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Persuasion - It's an Inspiring Art!

Some people think that persuasion is arguing or debating until someone agrees with you. To make your argument successfully, you pick out flaws in somebody else’s way of thinking to cordially show them that their perspective is off base. That’s not the case. You might succeed at getting others to concede a point temporarily, but they’ll often revert to their old ways of thinking as soon as whatever logic or enticement you’ve used to “win” them over to your views is no longer there. Being persuasive is a lot more about emotions than cold, hard logic, and like all skills and competencies, you can get better at it with practice.

Don’t try to persuade without inspiring. No matter how strong your vision or passion is, if you lack the ability to inspire and motivate others, you’re not going to persuade.

Let’s think about persuasion. There is a certain sense of forcing that comes with persuasion. It is getting the other party to move from not wanting to say YES to saying YES. The dictionary says persuading is to "induce (someone) to do something through reasoning or argument; cause (someone) to believe something, especially after a sustained effort; convince."

Doesn’t that feel like a lot of effort? We assume that it requires a lot of effort to “move” somebody.

However, the word inspire has a sense of lightness that comes with it. It feels more like helping someone get where they already want to go. One of the dictionary definitions for “inspire” is "to communicate or suggest by a divine or supernatural influence." The word originated from a Latin word that means “to breathe into.”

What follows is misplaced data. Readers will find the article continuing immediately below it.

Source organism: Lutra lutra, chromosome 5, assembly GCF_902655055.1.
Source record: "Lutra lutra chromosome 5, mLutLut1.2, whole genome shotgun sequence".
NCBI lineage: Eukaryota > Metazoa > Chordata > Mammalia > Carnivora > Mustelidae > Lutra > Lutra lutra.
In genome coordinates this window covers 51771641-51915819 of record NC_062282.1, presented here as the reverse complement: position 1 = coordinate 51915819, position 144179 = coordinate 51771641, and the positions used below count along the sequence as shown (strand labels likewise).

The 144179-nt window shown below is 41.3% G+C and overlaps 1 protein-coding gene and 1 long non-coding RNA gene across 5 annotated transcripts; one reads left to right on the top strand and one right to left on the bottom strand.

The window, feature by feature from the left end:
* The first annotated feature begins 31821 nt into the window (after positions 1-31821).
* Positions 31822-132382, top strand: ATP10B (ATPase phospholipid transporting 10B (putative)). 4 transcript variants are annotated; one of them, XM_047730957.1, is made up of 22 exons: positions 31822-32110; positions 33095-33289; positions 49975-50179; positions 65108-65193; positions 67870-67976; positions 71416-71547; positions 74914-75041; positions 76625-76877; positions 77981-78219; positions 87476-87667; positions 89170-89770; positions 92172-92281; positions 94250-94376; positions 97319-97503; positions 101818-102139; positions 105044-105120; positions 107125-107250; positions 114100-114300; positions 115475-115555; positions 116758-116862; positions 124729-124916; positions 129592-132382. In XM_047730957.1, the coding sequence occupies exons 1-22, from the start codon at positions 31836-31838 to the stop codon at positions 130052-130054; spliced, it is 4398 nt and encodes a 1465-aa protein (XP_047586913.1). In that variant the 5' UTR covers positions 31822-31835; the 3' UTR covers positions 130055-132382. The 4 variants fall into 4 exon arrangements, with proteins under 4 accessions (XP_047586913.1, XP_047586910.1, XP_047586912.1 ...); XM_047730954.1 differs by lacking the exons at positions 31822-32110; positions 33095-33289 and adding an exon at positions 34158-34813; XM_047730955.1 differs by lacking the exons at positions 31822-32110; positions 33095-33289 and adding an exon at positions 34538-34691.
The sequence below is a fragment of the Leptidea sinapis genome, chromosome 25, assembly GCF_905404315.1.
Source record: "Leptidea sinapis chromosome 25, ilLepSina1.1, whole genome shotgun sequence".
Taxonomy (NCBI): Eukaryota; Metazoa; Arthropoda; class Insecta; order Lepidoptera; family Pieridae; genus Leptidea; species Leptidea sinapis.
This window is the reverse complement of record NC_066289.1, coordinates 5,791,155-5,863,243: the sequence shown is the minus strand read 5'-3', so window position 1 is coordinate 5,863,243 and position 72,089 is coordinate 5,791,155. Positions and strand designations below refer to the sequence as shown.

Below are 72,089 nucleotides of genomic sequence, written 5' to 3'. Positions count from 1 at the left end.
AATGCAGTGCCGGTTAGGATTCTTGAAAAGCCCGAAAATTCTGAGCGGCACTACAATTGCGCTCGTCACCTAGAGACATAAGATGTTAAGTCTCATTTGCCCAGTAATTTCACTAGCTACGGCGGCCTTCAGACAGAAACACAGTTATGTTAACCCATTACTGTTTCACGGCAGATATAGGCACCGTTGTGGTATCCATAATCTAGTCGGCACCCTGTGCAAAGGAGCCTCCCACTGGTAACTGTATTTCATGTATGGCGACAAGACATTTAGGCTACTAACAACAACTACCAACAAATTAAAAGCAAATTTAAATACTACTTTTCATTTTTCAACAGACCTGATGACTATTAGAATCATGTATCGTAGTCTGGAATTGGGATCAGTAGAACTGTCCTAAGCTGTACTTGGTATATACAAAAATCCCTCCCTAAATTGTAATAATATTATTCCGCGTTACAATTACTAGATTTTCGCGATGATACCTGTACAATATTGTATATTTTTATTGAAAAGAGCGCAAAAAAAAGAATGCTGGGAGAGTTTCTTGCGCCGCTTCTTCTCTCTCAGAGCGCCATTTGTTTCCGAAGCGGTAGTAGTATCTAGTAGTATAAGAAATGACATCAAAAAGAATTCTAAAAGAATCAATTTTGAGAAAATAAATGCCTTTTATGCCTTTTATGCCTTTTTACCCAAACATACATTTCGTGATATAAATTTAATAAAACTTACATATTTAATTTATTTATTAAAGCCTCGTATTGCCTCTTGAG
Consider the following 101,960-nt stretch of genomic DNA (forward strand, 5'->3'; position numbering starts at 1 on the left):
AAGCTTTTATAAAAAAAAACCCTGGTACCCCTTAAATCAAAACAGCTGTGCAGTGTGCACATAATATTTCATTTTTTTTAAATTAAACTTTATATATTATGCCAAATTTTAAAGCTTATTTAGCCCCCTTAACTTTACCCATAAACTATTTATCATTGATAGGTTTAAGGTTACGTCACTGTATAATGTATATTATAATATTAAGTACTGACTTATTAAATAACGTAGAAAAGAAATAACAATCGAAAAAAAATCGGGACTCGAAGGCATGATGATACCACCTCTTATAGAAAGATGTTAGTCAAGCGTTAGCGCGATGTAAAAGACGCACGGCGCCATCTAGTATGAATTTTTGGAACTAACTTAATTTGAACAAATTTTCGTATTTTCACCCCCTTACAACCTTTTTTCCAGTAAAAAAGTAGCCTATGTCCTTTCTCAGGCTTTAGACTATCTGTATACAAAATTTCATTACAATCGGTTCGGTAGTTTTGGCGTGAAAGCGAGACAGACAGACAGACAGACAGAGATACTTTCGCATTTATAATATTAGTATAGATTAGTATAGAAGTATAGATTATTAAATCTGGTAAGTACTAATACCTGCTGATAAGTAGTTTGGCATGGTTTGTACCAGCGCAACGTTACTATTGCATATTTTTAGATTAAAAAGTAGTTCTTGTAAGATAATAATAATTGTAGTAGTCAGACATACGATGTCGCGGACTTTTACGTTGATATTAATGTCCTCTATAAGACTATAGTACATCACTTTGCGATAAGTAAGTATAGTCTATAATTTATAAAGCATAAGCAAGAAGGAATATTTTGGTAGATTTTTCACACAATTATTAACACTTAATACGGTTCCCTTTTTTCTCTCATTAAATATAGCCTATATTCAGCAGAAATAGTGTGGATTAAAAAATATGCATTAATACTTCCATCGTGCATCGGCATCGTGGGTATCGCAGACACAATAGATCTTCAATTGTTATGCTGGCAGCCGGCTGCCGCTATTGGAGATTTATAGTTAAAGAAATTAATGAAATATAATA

When we go about trying to persuade somebody, we think about how we can manipulate, in a good or bad way. We are trying to get them to agree with us because we think there is one right way and one wrong way. We need them to agree with us. That’s a closed and limited world.

When we inspire, on the other hand, we are not trying to get somebody from NO to YES. We are merely helping individuals see a bigger picture. When we inspire, the projects feel limitless, filled with potential because we are collaboratively working toward a bigger vision. We inspire them see the vision they can bring to life. They get to work on a BIG vision, not just fighting fires and solving mediocre problems.

So, the next time you are thinking that you need to persuade, ask yourself, "How can I inspire them?” You will see there’s a distinct difference in how you answer the question and how it changes the way you do business.

Extraordinary leaders are inspirational. Inspirational leaders seem to make a huge impact on the world where other talented leaders do not. If you look at leaders who have the “magic,” leaders like Steve Jobs, you will see that they are able to inspire others because they know the WHY behind WHAT they do. They have a dream that is bigger than them. That is their higher purpose. That is the WHY.